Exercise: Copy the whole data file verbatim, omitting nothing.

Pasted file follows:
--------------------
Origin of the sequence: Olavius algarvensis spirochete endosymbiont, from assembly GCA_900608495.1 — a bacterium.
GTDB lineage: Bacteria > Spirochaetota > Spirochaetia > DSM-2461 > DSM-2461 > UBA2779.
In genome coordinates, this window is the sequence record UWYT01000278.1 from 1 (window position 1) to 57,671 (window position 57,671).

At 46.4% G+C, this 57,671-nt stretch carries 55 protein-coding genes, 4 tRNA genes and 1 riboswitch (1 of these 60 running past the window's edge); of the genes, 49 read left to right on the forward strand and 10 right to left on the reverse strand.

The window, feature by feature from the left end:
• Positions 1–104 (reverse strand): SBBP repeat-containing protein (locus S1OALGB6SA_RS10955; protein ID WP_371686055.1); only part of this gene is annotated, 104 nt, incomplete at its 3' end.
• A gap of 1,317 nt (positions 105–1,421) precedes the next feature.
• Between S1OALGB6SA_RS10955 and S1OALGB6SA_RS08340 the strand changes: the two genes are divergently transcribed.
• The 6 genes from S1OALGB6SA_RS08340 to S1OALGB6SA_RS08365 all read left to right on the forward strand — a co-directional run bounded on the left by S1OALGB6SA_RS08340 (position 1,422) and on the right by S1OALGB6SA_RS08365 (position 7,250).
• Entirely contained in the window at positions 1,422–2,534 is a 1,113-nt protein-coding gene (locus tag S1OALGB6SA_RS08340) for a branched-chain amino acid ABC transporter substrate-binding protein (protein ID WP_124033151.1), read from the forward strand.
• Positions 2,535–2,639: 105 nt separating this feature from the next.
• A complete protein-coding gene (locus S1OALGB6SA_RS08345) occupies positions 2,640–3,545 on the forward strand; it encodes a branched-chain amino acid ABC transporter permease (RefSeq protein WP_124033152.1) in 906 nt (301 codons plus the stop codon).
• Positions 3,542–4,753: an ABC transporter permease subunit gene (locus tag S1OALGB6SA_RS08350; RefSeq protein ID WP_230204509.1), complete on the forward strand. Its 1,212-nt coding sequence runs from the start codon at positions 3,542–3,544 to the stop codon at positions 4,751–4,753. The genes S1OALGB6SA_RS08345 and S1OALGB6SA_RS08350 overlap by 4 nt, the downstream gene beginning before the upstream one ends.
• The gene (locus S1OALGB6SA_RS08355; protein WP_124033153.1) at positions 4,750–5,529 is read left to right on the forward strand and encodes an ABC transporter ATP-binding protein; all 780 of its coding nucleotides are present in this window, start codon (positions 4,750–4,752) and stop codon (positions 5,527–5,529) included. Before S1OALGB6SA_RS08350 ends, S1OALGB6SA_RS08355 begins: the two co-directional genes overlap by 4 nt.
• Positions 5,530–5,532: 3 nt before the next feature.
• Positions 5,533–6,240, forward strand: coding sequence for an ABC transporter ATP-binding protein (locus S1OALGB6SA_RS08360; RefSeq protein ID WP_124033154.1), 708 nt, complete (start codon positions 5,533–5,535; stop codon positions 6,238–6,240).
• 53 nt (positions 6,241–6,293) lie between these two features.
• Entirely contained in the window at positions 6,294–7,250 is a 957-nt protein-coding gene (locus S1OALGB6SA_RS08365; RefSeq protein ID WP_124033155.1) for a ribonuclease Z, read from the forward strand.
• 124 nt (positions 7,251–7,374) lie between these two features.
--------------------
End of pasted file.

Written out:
Origin of the sequence: Olavius algarvensis spirochete endosymbiont, from assembly GCA_900608495.1 — a bacterium.
GTDB lineage: Bacteria > Spirochaetota > Spirochaetia > DSM-2461 > DSM-2461 > UBA2779.
In genome coordinates, this window is the sequence record UWYT01000278.1 from 1 (window position 1) to 57,671 (window position 57,671).

At 46.4% G+C, this 57,671-nt stretch carries 55 protein-coding genes, 4 tRNA genes and 1 riboswitch (1 of these 60 running past the window's edge); of the genes, 49 read left to right on the forward strand and 10 right to left on the reverse strand.

The window, feature by feature from the left end:
• Positions 1–104 (reverse strand): SBBP repeat-containing protein (locus S1OALGB6SA_RS10955; protein ID WP_371686055.1); only part of this gene is annotated, 104 nt, incomplete at its 3' end.
• A gap of 1,317 nt (positions 105–1,421) precedes the next feature.
• Between S1OALGB6SA_RS10955 and S1OALGB6SA_RS08340 the strand changes: the two genes are divergently transcribed.
• The 6 genes from S1OALGB6SA_RS08340 to S1OALGB6SA_RS08365 all read left to right on the forward strand — a co-directional run bounded on the left by S1OALGB6SA_RS08340 (position 1,422) and on the right by S1OALGB6SA_RS08365 (position 7,250).
• Entirely contained in the window at positions 1,422–2,534 is a 1,113-nt protein-coding gene (locus tag S1OALGB6SA_RS08340) for a branched-chain amino acid ABC transporter substrate-binding protein (protein ID WP_124033151.1), read from the forward strand.
• Positions 2,535–2,639: 105 nt separating this feature from the next.
• A complete protein-coding gene (locus S1OALGB6SA_RS08345) occupies positions 2,640–3,545 on the forward strand; it encodes a branched-chain amino acid ABC transporter permease (RefSeq protein WP_124033152.1) in 906 nt (301 codons plus the stop codon).
• Positions 3,542–4,753: an ABC transporter permease subunit gene (locus tag S1OALGB6SA_RS08350; RefSeq protein ID WP_230204509.1), complete on the forward strand. Its 1,212-nt coding sequence runs from the start codon at positions 3,542–3,544 to the stop codon at positions 4,751–4,753. The genes S1OALGB6SA_RS08345 and S1OALGB6SA_RS08350 overlap by 4 nt, the downstream gene beginning before the upstream one ends.
• The gene (locus S1OALGB6SA_RS08355; protein WP_124033153.1) at positions 4,750–5,529 is read left to right on the forward strand and encodes an ABC transporter ATP-binding protein; all 780 of its coding nucleotides are present in this window, start codon (positions 4,750–4,752) and stop codon (positions 5,527–5,529) included. Before S1OALGB6SA_RS08350 ends, S1OALGB6SA_RS08355 begins: the two co-directional genes overlap by 4 nt.
• Positions 5,530–5,532: 3 nt before the next feature.
• Positions 5,533–6,240, forward strand: coding sequence for an ABC transporter ATP-binding protein (locus S1OALGB6SA_RS08360; RefSeq protein ID WP_124033154.1), 708 nt, complete (start codon positions 5,533–5,535; stop codon positions 6,238–6,240).
• 53 nt (positions 6,241–6,293) lie between these two features.
• Entirely contained in the window at positions 6,294–7,250 is a 957-nt protein-coding gene (locus S1OALGB6SA_RS08365; RefSeq protein ID WP_124033155.1) for a ribonuclease Z, read from the forward strand.
• 124 nt (positions 7,251–7,374) lie between these two features.